Trail cameras are becoming more and more a part of deer hunting, adding to and augmenting our depth of understanding and enjoyment in the outdoors.

Trail cameras are becoming more and more a part of deer hunting, adding to and augmenting our depth of understanding and enjoyment in the outdoors.

And they are fun too - that is, most of the time.

There is always a level of excitement and anticipation when checking a camera, especially after a few days. We never know what we will find - and that's the exciting part.

And when we have a few cameras out there, it is kind of like running a trap-line, always exciting to hike down the trail and look at the next set.

Sometimes our trail cams show us animals we don't expect, even people! But to me, the still images and video clips that trail cams record give us a window into wildlife behavior that we rarely, if ever see, no matter how much time we spend in the woods.

Sometimes when we observe animal behavior, we think we saw something, and have no way of checking it or verifying it.

For instance, last year while checking a camera over an early September scrape, I noticed that does appeared to be feeding on the leaves on a sapling. But instead, they were scent-marking the leaves and overhanging branches over the scrape. They were not eating the leaves at all (beech leaves).

Trail camera video clips can be looked at over and over again, while the actual experience we see can be distorted as we think about it and run it through our mind.

For years I have watched bucks, and once in awhile a doe come into a scrape. But trail cameras over the years have shown some differences in what actually occurs there.

For one thing, most bucks and does that visit a scrape (and it seems to be close to 50-50 bucks to does leading up to the major rut peak), mostly care or focus their attention on the overhanging branch. When visiting a scrape, they may give a cursory sniff at the ground scrape, but the real attention and activity is on the overhanging branch.

Being a visually based human being, I had always thought that the real scrape was the excavation on the ground and that the broken branch or twig over the scrape was just ancillary to the scrape.

Experiments with the overhanging branch show that moving the overhanging branch from the active scrape to another scrape by zip-tying the branch to the other overhanging branch is an effective way to jump-start activity there. And trail cameras record it all in measurable photos and video clips.

It is quite amazing that the current technology in some trail cameras not only allows the correct date and time to be stamped on the photo, but also temperature, moon phase and even barometric pressure! And some cameras are able to be viewed remotely from a computer.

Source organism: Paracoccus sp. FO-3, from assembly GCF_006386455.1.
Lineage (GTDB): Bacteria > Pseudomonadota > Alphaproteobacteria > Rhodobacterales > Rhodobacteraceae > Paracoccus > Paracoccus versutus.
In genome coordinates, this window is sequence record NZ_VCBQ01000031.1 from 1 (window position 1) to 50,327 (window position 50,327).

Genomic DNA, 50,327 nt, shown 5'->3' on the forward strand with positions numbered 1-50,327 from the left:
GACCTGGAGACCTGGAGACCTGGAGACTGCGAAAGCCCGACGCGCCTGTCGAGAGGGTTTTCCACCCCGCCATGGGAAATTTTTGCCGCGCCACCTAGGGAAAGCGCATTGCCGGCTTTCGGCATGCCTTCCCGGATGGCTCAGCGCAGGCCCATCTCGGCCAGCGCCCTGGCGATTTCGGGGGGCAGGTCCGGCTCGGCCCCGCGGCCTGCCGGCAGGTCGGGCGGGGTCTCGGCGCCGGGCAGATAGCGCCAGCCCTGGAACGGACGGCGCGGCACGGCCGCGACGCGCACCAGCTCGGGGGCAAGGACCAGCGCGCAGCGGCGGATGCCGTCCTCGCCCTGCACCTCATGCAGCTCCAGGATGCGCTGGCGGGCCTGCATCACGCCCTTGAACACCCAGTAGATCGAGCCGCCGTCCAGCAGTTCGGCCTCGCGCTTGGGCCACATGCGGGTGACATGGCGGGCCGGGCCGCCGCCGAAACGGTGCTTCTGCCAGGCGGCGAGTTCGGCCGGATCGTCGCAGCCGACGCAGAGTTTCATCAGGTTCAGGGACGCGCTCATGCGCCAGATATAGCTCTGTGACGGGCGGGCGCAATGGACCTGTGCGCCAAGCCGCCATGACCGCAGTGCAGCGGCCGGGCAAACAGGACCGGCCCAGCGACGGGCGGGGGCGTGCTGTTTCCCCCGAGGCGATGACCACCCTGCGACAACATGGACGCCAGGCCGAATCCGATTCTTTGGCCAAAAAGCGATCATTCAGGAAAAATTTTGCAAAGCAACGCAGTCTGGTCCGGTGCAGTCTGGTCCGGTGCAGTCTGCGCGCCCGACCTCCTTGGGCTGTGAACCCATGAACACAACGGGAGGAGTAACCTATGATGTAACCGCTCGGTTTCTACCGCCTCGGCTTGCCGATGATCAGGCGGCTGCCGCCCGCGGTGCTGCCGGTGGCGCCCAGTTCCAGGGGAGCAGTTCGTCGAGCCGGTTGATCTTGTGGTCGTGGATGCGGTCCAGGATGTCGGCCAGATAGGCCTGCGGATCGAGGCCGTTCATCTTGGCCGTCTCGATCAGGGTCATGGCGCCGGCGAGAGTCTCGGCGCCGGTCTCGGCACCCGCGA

But trail cameras can add to our frustration too. Like any complex mechanical device, they can malfunction and even more likely, "the programmer," or trail cam user can mess up in the set up of the trail cam.

The trail cam industry as a whole is putting out better and better cameras and the incidence of trail cameras being smashed against trees by frustrated owners is undoubtedly less than it used to be when trail cams with film were the rule and the transition to digital was in its infancy.

But the ultimate frustration of a trail cam user is when one gets stolen. Of course we hear of it happening to others and can't imagine our cameras being stolen. But in my case, some of the blame rests with the lack of basic precautions being taken.

I had found a fresh killed young deer on the edge of the woods just at snow-melt back in April. Immediately, I bracketed what was left of the carcass with two of my trail cameras expecting and excited to get a shot or two of some coyotes or even a black bear, fresh out of hibernation. Came back the next day and both cameras were gone.

Makes me wonder if it was a two-legged coyote that jacked the deer, came back to the scene to remove the carcass (from posted, private land) and saw the cameras and worried that their image at the scene was digitized.

What did I do wrong? For one thing, the dead deer - basically a bright red rib cage and hide was right next to a snowmobile-ATV trail. And I did not take basic precautions to camouflage my cameras. Years ago, when I first put out my cameras I was very careful to not only cover them with camo-tape, but also put twigs or logs next to them so even the more than casual observer would not see them. Over the years, effort put into camouflaging the cameras became less and less. That's changed.

But though trail cameras have their frustrating aspects, they more than make up of it with wonderful images and clips that fuel our imagination, anticipation and understanding.

Contact Oak Duke at publisher@wellsvilledaily.com.